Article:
Ajay Kumar Nair is a student and writer from Chennai, India. His work has appeared in Isacoustic, Rattle, The Bangalore Review and Muse India among others.
Grey, & other inflammable objects
It’s Diwali & there’s a feast. Snake tablets grow
into black unwanted things, bitter molasses-like
statutory warning-like, visuals of oral cancer
& other burning birds. Conversation-like,
like conversations, louder words, smiles put on
bright rivals for the rocket clawing at the night
with its final breath. Its final breath a whistle.
Chakri, whistlingly, spins like an angry little galaxy.
On third street, a car honks before a 1000-wala
both strange to waiting-
All of this, of course, you cannot eat
the mound of plain steamed rice is golden brown now
the way you pour curd over it-
first the peak, then the fringes
& wait for them to meet.
The day after- newspaper bits blown off
ash & other grey feelings, & a sighing rain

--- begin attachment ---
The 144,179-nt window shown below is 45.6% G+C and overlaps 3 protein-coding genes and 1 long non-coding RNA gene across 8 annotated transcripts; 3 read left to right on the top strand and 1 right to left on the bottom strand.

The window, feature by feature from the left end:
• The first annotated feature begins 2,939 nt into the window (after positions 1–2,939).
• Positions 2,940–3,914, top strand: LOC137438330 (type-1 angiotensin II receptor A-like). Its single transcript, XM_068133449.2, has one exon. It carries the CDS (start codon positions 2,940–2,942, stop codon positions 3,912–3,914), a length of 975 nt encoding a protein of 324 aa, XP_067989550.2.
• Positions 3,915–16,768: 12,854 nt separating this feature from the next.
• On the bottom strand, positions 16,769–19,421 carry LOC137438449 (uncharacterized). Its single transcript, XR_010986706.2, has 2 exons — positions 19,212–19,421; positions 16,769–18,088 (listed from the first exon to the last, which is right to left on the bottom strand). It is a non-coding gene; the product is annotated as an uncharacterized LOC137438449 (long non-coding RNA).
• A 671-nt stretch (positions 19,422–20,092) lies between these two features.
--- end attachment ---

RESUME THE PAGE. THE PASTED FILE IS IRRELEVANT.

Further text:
sweeping everything away, dousing the lakshmis
the sparrows, Hercules Deluxes, Two Sounds
that rolled off, fell off, unlit into the grass.
Where two things meet
do you remember all the bodies you’ve entered
I remember the house my grandparents moved
around in & by the house I mean the place where
the gabled roof met the sky in a line so distinct
that kingfishers perched on it waiting – waiting
by the house – I mean the rain on me & the rain
I wanted to be – I mean my grandma, her bones
firewood, snake-gods in her name & thighs &
the girl for whom the sun rose – by the house
the day I had not slept but had waded with frogs
& fireflies inside those frogs, to see the girl for
whom the sun rose drag a fallen palm leaf – her
eyes which saw mine guiltless – anywhere the leaf
falls, wherever the sun is vision my eyes are citizen.